Institute of Archaeology


Life in the Neanderthal home

20 September 2018

Matthew Pope has been invited to speak at New Scientist Live, the world's greatest science festival, in London this week.

Matthew Pope

The home is a fundamental human niche, an engineered and enclosed space insulating us from the extremes of the environment. But for the first two million years of our evolution we lacked structured homes. The caricature of ‘early man' living in caves, couldn't be more wrong.

The archaeological evidence now suggests that humans started living in ‘homes' at the same time as using fire and complex tools, fuelling human development. Intriguingly, we now see this unseen revolution to include the Neanderthals. Moving beyond stereotypes of the cave men, in this talk Matt will explore what the Neanderthal home was really like.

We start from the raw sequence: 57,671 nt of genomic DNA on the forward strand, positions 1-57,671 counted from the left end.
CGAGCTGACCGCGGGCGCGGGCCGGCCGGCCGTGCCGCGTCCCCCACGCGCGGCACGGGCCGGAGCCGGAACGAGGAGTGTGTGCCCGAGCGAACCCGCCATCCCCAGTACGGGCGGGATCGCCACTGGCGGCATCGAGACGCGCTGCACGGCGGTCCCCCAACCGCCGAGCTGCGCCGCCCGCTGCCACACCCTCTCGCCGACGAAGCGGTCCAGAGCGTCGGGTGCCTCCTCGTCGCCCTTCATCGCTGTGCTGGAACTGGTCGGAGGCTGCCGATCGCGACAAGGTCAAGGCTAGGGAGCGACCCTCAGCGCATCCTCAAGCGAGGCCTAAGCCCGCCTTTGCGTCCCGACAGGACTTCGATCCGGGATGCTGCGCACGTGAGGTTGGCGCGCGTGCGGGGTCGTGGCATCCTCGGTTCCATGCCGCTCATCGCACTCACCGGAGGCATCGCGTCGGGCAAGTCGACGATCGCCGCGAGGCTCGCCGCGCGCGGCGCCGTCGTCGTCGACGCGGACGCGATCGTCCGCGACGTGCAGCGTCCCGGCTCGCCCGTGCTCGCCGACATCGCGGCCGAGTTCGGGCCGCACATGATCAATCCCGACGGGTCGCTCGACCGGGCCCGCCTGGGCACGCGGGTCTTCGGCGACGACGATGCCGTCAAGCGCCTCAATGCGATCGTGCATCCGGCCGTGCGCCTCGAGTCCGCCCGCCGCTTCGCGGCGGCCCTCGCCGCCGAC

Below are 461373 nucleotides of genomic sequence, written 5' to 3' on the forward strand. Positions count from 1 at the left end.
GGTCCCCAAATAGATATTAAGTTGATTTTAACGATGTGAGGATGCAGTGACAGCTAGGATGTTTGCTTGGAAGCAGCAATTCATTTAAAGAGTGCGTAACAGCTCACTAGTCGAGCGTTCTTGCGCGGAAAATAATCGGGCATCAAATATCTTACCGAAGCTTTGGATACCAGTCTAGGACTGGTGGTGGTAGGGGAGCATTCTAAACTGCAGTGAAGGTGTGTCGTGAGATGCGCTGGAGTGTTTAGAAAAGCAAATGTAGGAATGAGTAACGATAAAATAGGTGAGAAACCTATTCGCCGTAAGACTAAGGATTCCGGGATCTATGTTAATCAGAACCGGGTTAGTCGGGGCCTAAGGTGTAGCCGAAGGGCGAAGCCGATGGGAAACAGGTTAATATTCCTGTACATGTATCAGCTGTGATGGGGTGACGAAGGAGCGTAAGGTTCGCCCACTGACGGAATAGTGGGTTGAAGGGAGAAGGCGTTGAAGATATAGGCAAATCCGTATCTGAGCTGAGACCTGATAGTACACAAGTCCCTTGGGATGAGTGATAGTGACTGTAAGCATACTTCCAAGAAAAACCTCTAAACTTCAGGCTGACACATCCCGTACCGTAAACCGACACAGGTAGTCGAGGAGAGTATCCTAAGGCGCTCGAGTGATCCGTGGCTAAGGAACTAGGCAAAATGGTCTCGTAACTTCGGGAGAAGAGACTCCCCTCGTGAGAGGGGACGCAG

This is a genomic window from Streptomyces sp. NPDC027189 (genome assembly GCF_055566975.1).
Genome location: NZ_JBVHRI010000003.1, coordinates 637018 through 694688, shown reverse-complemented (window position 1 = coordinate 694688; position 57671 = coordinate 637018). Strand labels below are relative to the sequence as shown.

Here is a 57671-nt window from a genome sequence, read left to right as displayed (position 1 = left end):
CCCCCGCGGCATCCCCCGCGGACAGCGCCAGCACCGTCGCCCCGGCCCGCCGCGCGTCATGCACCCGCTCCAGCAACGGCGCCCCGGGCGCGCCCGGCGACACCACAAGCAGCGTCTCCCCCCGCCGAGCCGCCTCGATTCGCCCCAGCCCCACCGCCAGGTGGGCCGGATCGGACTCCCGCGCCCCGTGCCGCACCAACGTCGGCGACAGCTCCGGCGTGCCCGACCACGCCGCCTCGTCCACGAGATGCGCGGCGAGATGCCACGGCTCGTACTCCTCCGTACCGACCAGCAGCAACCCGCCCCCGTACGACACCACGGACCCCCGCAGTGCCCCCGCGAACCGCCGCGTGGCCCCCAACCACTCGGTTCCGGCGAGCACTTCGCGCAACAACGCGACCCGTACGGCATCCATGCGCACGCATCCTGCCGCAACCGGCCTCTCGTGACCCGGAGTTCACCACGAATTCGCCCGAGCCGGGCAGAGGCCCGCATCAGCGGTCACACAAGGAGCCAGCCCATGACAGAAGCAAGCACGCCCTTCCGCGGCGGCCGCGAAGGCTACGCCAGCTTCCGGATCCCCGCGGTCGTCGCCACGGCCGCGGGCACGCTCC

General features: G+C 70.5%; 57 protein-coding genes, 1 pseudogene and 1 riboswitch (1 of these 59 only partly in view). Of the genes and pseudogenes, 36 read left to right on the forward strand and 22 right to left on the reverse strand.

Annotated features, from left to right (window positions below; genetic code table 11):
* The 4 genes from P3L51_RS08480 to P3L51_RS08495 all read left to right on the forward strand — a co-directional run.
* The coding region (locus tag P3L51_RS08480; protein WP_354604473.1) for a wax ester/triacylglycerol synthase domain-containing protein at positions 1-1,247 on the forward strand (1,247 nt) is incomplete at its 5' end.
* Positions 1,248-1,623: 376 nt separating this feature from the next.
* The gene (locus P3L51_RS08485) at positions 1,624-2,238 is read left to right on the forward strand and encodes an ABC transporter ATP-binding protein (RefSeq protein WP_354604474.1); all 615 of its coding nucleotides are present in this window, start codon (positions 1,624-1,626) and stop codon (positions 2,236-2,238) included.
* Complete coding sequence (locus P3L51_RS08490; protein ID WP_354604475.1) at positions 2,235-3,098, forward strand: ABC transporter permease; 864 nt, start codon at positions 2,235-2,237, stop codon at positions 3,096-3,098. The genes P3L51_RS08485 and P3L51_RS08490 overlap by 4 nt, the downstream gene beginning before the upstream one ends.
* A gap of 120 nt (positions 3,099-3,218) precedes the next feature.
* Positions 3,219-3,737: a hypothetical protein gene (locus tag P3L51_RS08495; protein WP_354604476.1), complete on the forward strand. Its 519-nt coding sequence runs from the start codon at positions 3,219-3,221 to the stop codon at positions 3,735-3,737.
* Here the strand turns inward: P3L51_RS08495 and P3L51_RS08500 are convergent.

With areas dedicated to five main themes - Humans, Technology, Earth, Cosmos and Engineering - New Scientist Live will demonstrate the role science, technology and engineering plays in shaping the world around us.

Matt's presentation will take place on the Humans Stage on 23 September (2.30-3.10pm).

Further details